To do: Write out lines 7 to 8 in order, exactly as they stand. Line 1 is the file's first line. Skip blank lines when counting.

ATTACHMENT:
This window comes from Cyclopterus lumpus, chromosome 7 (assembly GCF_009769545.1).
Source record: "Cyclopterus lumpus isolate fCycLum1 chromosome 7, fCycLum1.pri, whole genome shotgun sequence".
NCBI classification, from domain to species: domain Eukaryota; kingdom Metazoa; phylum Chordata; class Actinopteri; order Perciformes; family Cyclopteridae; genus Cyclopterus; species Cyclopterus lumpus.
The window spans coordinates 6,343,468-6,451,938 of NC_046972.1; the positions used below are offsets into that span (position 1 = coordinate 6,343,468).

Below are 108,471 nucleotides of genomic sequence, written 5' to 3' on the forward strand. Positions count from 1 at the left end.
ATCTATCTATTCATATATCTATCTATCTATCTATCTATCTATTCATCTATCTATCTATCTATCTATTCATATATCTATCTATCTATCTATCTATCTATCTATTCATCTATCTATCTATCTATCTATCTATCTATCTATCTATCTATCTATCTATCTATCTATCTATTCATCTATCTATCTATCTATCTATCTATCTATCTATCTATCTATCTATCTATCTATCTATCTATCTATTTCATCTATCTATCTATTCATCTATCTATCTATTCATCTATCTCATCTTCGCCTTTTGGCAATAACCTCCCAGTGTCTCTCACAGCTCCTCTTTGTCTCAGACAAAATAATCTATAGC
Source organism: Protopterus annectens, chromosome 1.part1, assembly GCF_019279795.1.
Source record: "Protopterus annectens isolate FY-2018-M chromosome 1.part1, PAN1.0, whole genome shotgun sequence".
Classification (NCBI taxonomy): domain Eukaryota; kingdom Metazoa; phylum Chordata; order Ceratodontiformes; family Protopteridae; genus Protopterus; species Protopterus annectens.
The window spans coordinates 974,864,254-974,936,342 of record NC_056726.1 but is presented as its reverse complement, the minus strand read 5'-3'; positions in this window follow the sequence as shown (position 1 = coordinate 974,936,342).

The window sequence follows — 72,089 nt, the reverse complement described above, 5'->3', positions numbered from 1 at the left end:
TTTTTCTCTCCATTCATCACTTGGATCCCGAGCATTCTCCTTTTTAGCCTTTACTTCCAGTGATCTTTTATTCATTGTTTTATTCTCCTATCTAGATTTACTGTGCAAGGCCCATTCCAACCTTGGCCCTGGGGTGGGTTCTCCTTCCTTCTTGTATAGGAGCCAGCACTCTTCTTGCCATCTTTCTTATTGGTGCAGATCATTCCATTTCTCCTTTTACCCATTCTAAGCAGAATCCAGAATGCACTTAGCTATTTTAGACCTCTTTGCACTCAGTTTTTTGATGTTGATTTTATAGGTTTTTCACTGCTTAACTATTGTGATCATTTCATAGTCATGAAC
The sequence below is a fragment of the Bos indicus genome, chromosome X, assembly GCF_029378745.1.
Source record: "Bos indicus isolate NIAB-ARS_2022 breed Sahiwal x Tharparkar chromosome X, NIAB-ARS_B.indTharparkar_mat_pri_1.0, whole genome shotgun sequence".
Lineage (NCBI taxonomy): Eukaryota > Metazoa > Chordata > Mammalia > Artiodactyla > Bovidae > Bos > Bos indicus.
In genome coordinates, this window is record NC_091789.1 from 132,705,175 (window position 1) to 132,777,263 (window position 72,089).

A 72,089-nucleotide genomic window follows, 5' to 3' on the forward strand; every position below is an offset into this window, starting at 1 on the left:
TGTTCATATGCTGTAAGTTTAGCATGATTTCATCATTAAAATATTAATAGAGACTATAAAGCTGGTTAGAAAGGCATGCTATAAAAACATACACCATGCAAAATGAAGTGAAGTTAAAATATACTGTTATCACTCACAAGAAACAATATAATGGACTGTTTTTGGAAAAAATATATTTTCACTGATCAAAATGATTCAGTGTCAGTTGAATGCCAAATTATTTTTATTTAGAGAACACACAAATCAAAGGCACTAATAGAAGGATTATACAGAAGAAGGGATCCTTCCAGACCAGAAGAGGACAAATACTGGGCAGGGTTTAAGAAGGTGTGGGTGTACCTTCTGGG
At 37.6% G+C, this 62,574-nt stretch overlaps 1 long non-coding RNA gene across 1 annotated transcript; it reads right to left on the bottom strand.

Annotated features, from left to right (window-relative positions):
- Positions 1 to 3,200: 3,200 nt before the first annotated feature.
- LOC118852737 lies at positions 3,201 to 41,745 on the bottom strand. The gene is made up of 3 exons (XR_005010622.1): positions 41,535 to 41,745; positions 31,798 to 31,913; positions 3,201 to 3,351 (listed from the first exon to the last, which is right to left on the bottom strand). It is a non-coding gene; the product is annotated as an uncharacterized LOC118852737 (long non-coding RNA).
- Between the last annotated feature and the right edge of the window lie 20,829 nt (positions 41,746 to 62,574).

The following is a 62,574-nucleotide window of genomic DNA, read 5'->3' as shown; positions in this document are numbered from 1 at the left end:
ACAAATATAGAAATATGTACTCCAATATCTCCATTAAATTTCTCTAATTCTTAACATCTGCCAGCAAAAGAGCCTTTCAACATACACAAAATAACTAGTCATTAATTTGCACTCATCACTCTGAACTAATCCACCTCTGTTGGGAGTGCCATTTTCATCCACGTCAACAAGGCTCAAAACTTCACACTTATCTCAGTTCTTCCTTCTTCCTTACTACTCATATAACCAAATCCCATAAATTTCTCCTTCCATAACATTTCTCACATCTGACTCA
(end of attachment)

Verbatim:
Source organism: Protopterus annectens, chromosome 1.part1, assembly GCF_019279795.1.
Source record: "Protopterus annectens isolate FY-2018-M chromosome 1.part1, PAN1.0, whole genome shotgun sequence".